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Law and Long-Term Economic ChangeA Eurasian Perspective$
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Debin Ma and Jan Luiten van Zanden

Print publication date: 2011

Print ISBN-13: 9780804772730

Published to Stanford Scholarship Online: June 2013

DOI: 10.11126/stanford/9780804772730.001.0001

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The Resolution of Commercial Conflicts in Bruges, Antwerp, and Amsterdam (1250–1650)

The Resolution of Commercial Conflicts in Bruges, Antwerp, and Amsterdam (1250–1650)

Chapter:
(p.244) Chapter Twelve The Resolution of Commercial Conflicts in Bruges, Antwerp, and Amsterdam (1250–1650)
Source:
Law and Long-Term Economic Change
Author(s):
Oscar Gelderblom
Publisher:
Stanford University Press
DOI:10.11126/stanford/9780804772730.003.0012

This chapter presents a broad survey of different ways in which commercial conflicts in long-distance trade were resolved in northwestern Europe between 1250 and 1650. Different kinds of courts—linked to fairs, local, consular, and finally national—played a role in contract enforcement. As the needs of merchants changed, the role played by different courts changed as well. Increasingly local courts took over the function of specialized consular courts, which previously had catered for the needs of alien merchants in. The discussion notes that this process is the result of a growing convergence of business practices, creating a more comprehensive set of contracting rules shared by the merchant community at large. It also demonstrates that even the procedures for arbitration were increasingly formalized, with arbiters often drawn from legal professionals and arbiters' decisions made legally binding.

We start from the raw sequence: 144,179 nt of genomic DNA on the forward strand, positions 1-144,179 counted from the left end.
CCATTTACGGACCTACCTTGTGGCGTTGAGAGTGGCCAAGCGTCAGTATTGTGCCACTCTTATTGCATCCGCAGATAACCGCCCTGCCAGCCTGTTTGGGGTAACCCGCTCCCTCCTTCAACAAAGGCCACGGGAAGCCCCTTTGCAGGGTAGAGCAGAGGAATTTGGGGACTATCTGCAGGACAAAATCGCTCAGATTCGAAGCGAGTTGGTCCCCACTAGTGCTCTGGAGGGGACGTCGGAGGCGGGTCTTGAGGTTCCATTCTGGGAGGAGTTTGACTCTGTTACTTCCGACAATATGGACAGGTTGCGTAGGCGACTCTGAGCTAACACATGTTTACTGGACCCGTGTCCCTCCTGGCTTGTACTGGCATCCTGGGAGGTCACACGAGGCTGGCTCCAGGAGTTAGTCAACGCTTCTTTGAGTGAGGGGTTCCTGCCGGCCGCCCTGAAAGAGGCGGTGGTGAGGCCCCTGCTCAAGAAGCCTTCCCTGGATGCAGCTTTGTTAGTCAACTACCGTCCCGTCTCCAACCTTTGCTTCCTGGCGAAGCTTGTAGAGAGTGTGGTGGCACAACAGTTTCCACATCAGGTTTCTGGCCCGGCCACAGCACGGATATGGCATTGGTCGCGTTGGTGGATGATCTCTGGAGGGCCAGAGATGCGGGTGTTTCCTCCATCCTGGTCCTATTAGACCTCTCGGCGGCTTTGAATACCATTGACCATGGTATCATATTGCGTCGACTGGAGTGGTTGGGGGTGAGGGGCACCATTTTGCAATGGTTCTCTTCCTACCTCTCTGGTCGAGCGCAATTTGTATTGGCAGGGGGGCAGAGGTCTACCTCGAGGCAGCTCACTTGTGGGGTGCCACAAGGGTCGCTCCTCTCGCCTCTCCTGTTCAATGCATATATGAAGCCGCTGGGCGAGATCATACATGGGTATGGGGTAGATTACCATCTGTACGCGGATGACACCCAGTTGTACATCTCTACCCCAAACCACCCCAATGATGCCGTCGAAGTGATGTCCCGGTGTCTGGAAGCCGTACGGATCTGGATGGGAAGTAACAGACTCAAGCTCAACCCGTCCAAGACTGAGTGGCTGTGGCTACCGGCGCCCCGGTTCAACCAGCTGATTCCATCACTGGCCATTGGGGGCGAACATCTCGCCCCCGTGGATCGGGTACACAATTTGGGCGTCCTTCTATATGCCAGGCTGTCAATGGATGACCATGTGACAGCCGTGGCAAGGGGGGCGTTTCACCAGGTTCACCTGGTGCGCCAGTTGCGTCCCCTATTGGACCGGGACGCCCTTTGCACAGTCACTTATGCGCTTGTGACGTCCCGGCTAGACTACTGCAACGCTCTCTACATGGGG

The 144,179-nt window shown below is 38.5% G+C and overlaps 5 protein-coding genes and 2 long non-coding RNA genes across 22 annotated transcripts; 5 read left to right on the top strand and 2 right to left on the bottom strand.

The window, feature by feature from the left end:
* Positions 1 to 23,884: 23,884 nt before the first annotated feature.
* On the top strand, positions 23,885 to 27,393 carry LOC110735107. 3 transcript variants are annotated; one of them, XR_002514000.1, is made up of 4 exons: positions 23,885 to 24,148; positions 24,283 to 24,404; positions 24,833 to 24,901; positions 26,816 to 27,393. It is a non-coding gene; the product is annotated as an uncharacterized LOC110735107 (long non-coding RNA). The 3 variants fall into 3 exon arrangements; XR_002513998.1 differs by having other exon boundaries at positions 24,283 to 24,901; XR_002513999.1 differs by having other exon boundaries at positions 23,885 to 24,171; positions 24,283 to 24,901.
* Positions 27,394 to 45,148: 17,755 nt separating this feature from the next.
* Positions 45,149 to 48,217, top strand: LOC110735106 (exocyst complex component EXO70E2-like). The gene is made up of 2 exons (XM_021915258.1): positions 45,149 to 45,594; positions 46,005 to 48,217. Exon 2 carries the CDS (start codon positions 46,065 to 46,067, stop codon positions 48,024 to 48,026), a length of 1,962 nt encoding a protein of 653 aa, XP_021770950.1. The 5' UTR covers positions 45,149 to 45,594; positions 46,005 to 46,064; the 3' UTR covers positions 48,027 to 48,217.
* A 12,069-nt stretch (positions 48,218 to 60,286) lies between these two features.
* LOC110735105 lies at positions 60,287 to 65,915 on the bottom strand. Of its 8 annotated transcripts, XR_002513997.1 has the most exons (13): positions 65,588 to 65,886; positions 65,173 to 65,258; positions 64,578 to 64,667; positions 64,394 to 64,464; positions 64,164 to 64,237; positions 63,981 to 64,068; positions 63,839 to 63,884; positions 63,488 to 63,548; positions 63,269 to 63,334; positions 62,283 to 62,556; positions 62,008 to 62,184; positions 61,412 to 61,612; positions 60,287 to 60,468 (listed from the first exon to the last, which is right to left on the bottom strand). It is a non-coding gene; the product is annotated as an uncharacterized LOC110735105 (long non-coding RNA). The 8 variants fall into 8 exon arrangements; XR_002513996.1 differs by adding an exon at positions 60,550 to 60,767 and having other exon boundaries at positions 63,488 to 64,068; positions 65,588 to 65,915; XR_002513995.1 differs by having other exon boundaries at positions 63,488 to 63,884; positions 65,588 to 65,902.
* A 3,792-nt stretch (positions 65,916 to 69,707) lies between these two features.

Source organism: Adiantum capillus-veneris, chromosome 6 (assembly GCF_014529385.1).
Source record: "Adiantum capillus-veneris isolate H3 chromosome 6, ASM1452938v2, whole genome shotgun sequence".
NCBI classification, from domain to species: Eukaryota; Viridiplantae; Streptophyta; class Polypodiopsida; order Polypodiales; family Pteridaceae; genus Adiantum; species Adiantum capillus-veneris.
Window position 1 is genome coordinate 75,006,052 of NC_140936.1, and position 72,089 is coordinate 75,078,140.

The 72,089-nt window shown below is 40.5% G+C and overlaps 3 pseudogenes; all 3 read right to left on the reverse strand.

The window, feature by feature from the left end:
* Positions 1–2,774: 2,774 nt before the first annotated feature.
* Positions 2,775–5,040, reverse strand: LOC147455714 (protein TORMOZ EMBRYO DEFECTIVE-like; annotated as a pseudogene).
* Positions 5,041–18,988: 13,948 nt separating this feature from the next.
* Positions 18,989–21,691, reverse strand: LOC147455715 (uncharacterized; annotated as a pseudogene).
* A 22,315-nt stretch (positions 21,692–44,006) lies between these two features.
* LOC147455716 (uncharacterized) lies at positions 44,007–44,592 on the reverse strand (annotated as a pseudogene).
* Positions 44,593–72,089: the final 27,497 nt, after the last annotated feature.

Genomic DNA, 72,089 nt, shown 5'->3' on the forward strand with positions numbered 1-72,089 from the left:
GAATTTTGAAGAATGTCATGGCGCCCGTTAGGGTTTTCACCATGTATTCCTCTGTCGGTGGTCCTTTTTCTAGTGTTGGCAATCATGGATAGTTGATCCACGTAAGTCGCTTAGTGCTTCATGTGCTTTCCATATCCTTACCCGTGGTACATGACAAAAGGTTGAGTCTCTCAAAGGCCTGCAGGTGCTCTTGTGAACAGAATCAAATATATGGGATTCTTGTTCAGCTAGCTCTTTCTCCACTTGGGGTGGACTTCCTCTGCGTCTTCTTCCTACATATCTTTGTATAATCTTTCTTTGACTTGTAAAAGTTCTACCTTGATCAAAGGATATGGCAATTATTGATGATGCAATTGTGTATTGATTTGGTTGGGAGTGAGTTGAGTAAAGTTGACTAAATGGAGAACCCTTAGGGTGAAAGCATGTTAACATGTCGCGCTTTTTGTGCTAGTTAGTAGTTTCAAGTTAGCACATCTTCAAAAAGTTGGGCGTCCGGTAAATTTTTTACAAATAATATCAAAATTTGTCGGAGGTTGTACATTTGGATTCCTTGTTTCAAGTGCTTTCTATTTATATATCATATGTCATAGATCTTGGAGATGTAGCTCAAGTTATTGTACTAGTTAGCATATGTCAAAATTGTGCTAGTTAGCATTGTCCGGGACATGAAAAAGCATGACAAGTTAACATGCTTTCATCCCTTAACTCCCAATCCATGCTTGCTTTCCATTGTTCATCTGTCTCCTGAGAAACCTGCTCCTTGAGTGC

Keywords:   long-distance trade, fair courts, consular courts, arbitration

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